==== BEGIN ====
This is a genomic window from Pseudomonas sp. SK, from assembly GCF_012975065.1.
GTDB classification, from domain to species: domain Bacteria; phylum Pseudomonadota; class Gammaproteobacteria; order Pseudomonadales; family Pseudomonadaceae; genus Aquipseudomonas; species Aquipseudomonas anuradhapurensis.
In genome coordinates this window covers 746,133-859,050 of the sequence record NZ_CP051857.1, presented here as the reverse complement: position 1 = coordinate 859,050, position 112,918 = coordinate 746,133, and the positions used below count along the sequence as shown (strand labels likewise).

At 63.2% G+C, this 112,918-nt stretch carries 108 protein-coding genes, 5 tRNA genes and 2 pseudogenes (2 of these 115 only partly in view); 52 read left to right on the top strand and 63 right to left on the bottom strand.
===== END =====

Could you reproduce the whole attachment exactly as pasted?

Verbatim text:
This is a genomic window from Pseudomonas sp. SK, from assembly GCF_012975065.1.
GTDB classification, from domain to species: domain Bacteria; phylum Pseudomonadota; class Gammaproteobacteria; order Pseudomonadales; family Pseudomonadaceae; genus Aquipseudomonas; species Aquipseudomonas anuradhapurensis.
In genome coordinates this window covers 746,133-859,050 of the sequence record NZ_CP051857.1, presented here as the reverse complement: position 1 = coordinate 859,050, position 112,918 = coordinate 746,133, and the positions used below count along the sequence as shown (strand labels likewise).

At 63.2% G+C, this 112,918-nt stretch carries 108 protein-coding genes, 5 tRNA genes and 2 pseudogenes (2 of these 115 only partly in view); 52 read left to right on the top strand and 63 right to left on the bottom strand.